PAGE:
Bike ride to Scotland: Part 6 Wooler to Duns

Day 6 – 09/05/2003 (Friday) Wooler to Duns

Friday morning dawned bright and clear over Wooler. After a breakfast of porridge and toast I set off on the last leg of the trek to Duns (and what should have been last night’s evening meal). I was now back in the part of the world that I grew up in, on roads that I cycled long ago.

It was an easy day, just under thirty miles to ride and while it wasn’t flat there were no serious hills or wind to contend with. I decided to take the back road via Ford and Etal crossing the Tweed into Scotland at Norham. For the first part of the journey (as far as Norham) I followed National Cycle Route 68 although I ignored the off-road bits. Once you climb out of the valley of the River Till there are spectacular views across to the Cheviot Hills. Just over half way I crossed the Tweed into Scotland.

Writing about the Tweed and the Till reminded me of a dark little poem that I learned at school. The Battle of Flodden was fought near here and I think that the poem has its origin in the aftermath of battle.

Says Tweed tae Till,
“Why dae ye rin sae still?”
Says Till tae Tweed,
“Though ye rin wi’ speed,
whaer ye droon ae man
A droon twa”.

I was now in Scotland and took a photo of my bike to prove it

I forgot to take a picture of Norham Castle, so you will have to make do with Turner’s take on the scene.

After just over an hour’s ride through the rolling Berwickshire countryside I had reached my destination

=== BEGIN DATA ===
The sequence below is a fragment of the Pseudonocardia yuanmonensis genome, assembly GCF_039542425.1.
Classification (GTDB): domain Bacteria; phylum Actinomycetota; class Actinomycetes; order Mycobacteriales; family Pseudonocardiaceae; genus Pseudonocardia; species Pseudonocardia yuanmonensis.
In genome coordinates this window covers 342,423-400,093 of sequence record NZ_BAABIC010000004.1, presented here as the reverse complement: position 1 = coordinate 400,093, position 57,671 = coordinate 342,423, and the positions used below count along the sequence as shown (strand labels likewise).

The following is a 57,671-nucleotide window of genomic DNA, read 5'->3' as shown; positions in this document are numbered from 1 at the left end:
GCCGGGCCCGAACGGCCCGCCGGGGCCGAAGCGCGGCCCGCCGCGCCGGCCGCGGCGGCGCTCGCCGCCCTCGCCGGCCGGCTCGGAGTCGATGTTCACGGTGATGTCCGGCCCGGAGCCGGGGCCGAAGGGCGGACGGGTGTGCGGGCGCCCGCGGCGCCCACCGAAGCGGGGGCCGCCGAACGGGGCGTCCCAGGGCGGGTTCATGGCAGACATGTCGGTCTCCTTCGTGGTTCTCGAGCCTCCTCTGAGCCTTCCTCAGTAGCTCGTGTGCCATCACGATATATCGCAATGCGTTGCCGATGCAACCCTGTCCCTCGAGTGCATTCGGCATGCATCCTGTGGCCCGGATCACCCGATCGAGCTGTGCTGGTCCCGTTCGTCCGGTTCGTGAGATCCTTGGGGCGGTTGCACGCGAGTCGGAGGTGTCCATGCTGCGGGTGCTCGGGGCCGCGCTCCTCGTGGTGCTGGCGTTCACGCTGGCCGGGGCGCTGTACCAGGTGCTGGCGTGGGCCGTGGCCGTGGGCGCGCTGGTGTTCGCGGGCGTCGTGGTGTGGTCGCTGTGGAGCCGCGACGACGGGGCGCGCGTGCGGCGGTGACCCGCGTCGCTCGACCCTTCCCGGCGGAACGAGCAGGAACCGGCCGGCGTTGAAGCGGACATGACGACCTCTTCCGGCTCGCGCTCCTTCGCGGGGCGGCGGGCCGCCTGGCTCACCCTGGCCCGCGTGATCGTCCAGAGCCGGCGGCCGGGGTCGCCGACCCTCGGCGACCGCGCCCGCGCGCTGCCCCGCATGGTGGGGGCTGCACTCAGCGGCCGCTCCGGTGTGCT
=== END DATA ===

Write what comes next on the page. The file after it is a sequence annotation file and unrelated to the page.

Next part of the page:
By the time I had finished my shower and changed out of my cycling gear, Mum had lunch ready for me. It was a satisfying feeling to sit down to lunch knowing that I had cycled all the way from London to eat it. Later on my sister turned up with the pick-up to take Mum and I down to her house for dinner. I could have cycled there, it’s not much more than fifteen miles, but I was back wearing my normal clothes and I had done what I set out to do, so I put the bike in the back of the pick-up. Later on my brother and his wife turned up and we had a bit of a family reunion over my sister’s excellent food and probably a wee bit too much wine.


One thought on “Bike ride to Scotland: Part 6 Wooler to Duns”

  1. Really enjoyed reading about your ride to Scotland. I can remember when you did it and speaking to you occasionaly so I could update Mrs. M, a task you had set me, only to find out you were updating her in Canada as well.
    Lord W


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